With the tremendous increase in human population and the need for activities such as construction, cultivation, rearing of animals, and environmental development, there has been a tremendous rise on the loss of natural habitats, ecosystems, wild animals, vegetation etc. One important tree that has suffered this sort of habitat loss is the iroko tree. Despite its reduction in number, researchers have revealed that there are several incredible benefits of iroko tree that makes it stand out from other trees in the ecosystem.
Botanically known as Milicia excelsa and of the family of Moraceae, the Iroko tree is a vital timber tree across the world. The iroko tree (Milicia excelsa) is also known as Odum tree, Mvule or African teak, rock elm, teca Africana, African oak, Iroko, teck d’Afrique, moreira or teck kambala.
The iroko tree (Milicia excelsa) is originally from Guinea Bissau before spreading to Benin, Ethiopia, Mozambique, Nigeria, United States, Angola, Tanzania, Cameroon, Kenya, Rwanda, India, Democratic Republic of the Congo and Zimbabwe. Although the iroko tree is referred to as the African teak, yet it is not related to the teak family.
Iroko tree (African teak) is a gigantic deciduous tree with a height of approximately 52 metres (162 ft) high and many short buttress roots formed at the base. The bark of the iroko tree is characteristically dark grey or pale in colour with thick texture and milky or yellowish latex if given a cut. The thick branches of the iroko tree shoot out horizontally thus giving an umbrella shape. The iroko leaves are ovate in appearance, greenish in colour with toothed edge and measure approximately 5 to 10 centimetres. When the iroko leaves become older, they tend to turn yellowish in colour while the young leaves still remain greenish. The iroko leaves are also characterised by rectangular mesh of veins that are easily conspicuous.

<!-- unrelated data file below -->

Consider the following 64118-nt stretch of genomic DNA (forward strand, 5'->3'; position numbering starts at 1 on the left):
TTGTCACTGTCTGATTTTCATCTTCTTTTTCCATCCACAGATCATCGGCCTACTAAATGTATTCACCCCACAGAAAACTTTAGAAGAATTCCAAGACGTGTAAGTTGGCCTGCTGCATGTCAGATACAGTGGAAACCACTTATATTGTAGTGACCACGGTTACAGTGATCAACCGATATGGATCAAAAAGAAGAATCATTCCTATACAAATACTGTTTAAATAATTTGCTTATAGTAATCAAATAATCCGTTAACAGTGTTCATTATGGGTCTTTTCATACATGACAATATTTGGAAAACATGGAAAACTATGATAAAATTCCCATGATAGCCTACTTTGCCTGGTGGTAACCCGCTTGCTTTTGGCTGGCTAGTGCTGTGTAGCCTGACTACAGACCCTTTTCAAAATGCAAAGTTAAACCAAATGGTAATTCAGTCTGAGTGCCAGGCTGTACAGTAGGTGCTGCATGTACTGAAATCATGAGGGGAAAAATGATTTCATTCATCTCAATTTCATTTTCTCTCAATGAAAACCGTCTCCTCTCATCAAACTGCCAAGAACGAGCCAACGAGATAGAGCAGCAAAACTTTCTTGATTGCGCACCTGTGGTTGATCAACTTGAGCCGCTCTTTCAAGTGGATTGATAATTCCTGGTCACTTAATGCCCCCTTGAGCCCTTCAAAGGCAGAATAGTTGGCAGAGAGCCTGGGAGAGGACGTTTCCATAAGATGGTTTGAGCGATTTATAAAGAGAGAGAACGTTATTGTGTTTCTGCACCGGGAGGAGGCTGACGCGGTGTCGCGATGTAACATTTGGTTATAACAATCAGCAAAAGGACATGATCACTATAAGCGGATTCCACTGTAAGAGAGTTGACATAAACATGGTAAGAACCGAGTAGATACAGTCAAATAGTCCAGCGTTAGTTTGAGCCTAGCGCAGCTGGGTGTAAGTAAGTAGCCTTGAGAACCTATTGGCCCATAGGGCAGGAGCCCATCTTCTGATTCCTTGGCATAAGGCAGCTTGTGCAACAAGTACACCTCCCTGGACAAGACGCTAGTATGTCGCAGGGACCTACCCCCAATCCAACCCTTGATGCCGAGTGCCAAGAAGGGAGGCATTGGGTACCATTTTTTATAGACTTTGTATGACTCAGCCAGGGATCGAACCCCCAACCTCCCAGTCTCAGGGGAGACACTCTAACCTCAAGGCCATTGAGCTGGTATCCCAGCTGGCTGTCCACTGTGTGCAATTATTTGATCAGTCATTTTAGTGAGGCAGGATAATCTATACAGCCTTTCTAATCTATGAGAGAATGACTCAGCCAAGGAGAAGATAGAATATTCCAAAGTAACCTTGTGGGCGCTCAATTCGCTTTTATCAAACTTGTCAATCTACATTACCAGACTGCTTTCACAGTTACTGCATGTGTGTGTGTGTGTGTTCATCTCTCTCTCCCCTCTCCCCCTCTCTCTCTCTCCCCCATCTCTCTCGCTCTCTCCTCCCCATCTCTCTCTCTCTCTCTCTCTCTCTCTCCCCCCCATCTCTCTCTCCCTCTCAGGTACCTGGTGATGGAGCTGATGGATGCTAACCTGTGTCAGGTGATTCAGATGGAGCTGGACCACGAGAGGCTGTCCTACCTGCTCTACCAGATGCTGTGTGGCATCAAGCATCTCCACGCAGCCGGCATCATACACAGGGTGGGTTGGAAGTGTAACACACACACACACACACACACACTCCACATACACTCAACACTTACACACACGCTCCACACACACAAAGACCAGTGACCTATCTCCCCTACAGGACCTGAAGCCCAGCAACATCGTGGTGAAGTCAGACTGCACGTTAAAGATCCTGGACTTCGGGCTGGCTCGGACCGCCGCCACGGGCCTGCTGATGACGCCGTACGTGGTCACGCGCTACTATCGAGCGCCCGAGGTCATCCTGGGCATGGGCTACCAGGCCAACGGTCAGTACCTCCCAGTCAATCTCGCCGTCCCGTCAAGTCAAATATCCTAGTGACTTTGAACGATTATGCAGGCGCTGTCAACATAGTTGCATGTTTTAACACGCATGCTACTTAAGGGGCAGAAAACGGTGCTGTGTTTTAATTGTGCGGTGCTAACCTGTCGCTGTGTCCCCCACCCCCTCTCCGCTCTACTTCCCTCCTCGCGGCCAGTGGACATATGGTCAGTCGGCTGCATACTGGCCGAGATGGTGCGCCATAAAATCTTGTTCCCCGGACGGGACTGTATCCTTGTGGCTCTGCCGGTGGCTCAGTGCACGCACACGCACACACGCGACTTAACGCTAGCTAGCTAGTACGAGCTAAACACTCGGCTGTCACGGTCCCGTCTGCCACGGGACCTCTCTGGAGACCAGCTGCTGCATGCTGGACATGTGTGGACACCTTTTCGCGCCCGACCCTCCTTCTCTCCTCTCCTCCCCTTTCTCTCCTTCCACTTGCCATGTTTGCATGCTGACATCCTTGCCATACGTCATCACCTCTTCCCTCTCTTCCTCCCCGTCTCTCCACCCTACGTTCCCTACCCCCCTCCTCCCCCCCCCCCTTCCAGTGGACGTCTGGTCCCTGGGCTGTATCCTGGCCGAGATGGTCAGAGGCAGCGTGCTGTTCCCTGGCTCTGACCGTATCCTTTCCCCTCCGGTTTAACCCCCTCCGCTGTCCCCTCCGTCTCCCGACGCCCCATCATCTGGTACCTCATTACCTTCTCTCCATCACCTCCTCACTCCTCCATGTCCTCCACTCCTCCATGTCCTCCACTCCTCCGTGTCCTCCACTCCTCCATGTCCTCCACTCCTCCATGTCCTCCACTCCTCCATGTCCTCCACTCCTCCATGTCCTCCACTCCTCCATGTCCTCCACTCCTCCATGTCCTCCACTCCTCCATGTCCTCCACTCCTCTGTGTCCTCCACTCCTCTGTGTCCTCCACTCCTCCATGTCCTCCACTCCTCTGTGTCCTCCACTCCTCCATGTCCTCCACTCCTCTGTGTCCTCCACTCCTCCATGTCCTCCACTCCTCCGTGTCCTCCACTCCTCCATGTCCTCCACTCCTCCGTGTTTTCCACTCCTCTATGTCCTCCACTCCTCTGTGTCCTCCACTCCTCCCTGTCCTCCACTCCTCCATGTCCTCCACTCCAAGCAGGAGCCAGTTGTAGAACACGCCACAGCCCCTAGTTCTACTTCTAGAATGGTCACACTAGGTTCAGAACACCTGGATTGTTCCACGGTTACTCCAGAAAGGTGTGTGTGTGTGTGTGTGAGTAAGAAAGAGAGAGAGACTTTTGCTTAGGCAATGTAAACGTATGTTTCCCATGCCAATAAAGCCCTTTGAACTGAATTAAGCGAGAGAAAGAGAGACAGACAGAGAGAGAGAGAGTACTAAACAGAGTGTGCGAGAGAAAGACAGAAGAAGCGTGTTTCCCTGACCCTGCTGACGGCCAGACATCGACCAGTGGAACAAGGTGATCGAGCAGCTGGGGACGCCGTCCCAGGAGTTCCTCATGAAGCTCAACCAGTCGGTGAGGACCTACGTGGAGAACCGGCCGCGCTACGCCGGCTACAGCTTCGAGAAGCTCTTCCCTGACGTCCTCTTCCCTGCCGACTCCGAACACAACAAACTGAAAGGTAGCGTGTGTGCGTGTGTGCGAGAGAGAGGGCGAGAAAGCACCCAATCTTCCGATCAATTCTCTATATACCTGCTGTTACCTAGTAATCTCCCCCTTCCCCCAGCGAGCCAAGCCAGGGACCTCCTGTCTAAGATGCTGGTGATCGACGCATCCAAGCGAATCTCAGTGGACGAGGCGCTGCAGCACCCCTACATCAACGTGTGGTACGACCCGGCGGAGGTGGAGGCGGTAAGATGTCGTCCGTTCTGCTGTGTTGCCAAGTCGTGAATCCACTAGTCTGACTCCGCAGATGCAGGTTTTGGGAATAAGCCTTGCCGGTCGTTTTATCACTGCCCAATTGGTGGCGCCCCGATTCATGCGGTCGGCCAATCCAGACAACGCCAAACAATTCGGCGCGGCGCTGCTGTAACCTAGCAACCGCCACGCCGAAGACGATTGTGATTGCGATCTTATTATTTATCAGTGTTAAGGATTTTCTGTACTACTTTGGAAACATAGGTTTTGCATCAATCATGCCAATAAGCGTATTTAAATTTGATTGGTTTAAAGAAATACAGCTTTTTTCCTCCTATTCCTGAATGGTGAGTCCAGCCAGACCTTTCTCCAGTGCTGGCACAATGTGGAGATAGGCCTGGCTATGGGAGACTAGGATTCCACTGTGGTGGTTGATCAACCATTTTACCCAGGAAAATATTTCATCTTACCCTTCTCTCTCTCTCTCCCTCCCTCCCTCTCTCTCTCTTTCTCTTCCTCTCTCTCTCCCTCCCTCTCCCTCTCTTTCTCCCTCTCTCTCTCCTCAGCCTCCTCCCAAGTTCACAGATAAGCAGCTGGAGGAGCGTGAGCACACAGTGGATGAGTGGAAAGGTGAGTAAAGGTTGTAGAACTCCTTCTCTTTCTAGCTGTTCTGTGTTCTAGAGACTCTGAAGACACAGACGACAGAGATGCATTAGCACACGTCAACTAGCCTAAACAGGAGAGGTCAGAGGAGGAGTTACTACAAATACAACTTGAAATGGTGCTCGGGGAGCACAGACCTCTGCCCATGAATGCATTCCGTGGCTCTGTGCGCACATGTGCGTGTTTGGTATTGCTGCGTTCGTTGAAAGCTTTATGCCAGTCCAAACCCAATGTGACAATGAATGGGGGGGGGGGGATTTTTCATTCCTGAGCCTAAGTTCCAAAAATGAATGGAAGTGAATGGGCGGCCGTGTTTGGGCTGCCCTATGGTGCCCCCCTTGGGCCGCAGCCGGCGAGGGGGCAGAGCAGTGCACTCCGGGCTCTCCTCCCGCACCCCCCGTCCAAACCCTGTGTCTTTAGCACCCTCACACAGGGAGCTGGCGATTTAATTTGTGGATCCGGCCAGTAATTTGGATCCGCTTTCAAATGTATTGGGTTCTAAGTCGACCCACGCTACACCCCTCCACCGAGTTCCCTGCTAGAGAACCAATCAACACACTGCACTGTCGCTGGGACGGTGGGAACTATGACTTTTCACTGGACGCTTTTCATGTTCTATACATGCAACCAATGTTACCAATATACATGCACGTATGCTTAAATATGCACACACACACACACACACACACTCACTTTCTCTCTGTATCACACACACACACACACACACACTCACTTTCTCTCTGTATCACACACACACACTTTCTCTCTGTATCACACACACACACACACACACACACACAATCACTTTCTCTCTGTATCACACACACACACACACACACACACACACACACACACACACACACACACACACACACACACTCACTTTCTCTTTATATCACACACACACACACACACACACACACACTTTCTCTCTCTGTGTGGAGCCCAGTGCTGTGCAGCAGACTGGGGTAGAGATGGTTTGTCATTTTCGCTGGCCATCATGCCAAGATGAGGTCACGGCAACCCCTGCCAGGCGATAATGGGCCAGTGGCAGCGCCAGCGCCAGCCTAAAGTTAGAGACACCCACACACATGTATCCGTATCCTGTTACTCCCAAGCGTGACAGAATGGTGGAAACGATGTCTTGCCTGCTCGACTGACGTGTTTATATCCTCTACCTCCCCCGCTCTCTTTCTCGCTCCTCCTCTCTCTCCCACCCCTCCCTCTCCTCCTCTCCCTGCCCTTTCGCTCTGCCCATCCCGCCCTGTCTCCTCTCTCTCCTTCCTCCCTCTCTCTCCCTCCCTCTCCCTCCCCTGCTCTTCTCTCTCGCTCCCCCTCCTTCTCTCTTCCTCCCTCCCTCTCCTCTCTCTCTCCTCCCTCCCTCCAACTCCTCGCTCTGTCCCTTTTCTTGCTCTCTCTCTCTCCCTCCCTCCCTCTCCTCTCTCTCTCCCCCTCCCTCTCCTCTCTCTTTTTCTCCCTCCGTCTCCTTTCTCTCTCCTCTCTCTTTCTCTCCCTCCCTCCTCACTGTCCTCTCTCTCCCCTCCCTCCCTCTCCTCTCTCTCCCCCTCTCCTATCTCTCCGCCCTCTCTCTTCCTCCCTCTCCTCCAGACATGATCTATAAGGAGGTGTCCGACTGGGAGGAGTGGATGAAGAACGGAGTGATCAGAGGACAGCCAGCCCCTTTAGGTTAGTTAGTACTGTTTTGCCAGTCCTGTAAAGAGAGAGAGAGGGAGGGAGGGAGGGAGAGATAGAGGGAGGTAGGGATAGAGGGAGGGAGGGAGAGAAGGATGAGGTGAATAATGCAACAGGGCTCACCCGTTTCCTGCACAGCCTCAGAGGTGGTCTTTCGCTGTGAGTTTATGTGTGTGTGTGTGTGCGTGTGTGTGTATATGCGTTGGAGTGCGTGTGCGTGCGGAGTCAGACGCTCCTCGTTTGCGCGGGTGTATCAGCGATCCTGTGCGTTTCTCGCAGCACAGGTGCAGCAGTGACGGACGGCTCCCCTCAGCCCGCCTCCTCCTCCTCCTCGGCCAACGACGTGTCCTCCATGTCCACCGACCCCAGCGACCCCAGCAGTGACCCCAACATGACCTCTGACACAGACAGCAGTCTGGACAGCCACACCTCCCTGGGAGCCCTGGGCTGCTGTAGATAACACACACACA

The iroko wood is usually yellowish in colour initially but tends to transform to dark brown colour as the tree matures. Interestingly, this dioecious iroko tree appears to be one of the highly priceless trees in the world due to its numerous beneficial potentials. The iroko seeds are usually dispersed by rain water, wind or animals such as bats. Both the male and female iroko trees have unique distinguishing features e.g; the female iroko trees are characterised by greenish prominent flower spikes that are approximately 5 to 6 centimetres long by 2 cm wide, while the male trees are characterised by white catkins that measure approximately 15 to 20 centimetres extending from the twigs at the leaves axils.
The main habitat of the iroko tree (African teak) is the rainforest, wet savannah, and evergreen forests. The iroko wood has similar features with that of Tectona grandis L.f. and it is sort of greasy in appearance without odour while the fruit are oblong, fleshy and creased with the seeds encapsulated within the pulp. The iroko wood is sort of abrasive as a result of the presence of hard deposits known as iroko stones made up of calcium carbonate within the wood. The iroko wood is characterised by perfect gluing, nailing, mortise and screwing properties. The iroko wood comprises of the stilbene derivative chlorophorin that prevents oil-based paints from drying as well as has the tendency to corrode metal when in contact with the substance.
Due to the durability of the iroko wood, it is mainly used for construction work, domestic flooring, cabinet-work, outdoor furniture, boats, panelling, boat-building, instrument, frames and floors. Due to the overexploitation of the iroko, it has been suggested that it is replaced for certain uses with other similar species such as Lophira alata, difou, doussié, Morus mesozygia Stapf, Piptadeniastrum Africanum (Hook.f.) Brenan (dabéma), azobé, Nauclea diderrichii, bilinga or Afzelia spp. The iroko tree can withstand an annual rainfall of less than 70 centimetres or six months of the dry season but inasmuch as there is a nearby body of water. Iroko is the dominant timber in international trade and Tanzania and Uganda had been the major suppliers of iroko in the past.
INCREDIBLE BENEFITS OF IROKO
Researchers reveal the presence of flavonoids, carbohydrate, proteins, tannins, saponins and alkaloids in the aqueous extracts from different parts of the African teak, which make it capable of being used to treat diabetes, bronchitis, leprosy, tiredness, heart problems, tumour reduction. Studies also reveal that the iroko is characterised by anti-pyretic, antifungal, antibacterial, analgesic, anti-diuretic, hypoglycemic, antioxidant and anti-inflammatory properties thus can be used for treating several ailments.